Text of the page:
Each Other
Bridgette Guerzon Mills | Each Other, encaustic mixed media, 16 1/2 x12 inches, 2015, Towson
Bridgette Guerzon Mils, Page 1, Collections, encaustic mixed media, 2015, Towson
Outside of Time
Bridgette Guerzon Mills | Outside of Time, encaustic mixed media, 18 1/2 x 15 1/2 inches, 2018, Towson
Bridgette Guerzon Mills, To Be a Tree, Sheltering, encaustic mixed media assemblage, 11 7/8 x 6 inches, 2020, Towson

I could not write a post about my use of wood in my work without touching upon one of my outdoor installations! I went from including little twigs on my book cover panels to then creating a book out of moss and installing it in the woods. ha! Love it. This photo is from 2016, but my first moss book in the woods installation was in 2014.

Bridgette Guerzon Mills |Primordial Lessons, outdoor installation at Adkins Arboretum, Ridgely MD, 2016

And now here I am in 2021, still thinking about the same things, still creating earthy works, still holding sticks and stones in my hands and seeing their beauty and wanting to share that with the world. That wonder has always been with me since I was a child. One of my older sisters told me that I used to come into her room and give her gifts of pebbles and sticks that I would pick up after spending hours by myself outside. She is one of the nicest people I know and back then she was the same and thank me for my beautiful gifts even though it was literally a plain gray pebble or a wilting dead weed.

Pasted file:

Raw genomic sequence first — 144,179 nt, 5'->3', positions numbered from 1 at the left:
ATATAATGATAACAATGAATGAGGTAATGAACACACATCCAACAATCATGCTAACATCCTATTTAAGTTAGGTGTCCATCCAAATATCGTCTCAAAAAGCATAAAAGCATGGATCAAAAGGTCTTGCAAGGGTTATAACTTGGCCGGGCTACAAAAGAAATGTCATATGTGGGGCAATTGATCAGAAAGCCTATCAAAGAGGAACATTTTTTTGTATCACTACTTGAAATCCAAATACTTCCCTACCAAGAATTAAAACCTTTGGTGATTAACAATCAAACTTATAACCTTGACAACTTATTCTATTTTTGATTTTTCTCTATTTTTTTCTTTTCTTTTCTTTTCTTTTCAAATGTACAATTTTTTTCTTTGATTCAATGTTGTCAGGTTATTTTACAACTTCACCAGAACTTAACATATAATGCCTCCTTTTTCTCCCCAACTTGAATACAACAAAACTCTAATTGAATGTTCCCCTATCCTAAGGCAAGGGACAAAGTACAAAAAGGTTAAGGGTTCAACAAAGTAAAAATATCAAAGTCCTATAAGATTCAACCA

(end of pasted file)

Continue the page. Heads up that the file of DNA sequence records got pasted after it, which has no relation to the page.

“My work is a form of evolved contemplation. If you live in nature for a time, you have almost mystical experiences. You get into a state of lyrical excitement and become part of the things that are happening around you: the grass quivering, the birds singing. On a sunny day there is an extraordinary feeling of energy, as light dazzles, bees buzz, birds dart, lizards slither. Nature moves through your veins in a spiritual way, and then the work of art flows out like birdsong.” – John Wolseley

I have yet to fully live in nature, but it’s a dream to live on some land. A wooded lot. Near a mountain and water of some sort. And be inspired by the land I live on. I would love that.


  1. I continue to feel your art as deeply as any that I’ve loved. It speaks to me of both vanishing and persistence. As a climate activist and regular wanderer of the Stony Run trail, I often see things that make me think of your trees and your birds, and your trees and your birds make me think of what I see on the trail. I would love another piece for my home.

    1. John, I don’t think you realize what a gift your words are to me, thank you so much! To know that someone who cares about this earth and who goes out in nature and thinks of my creations as it relates to what is seen – means so much. Thank you.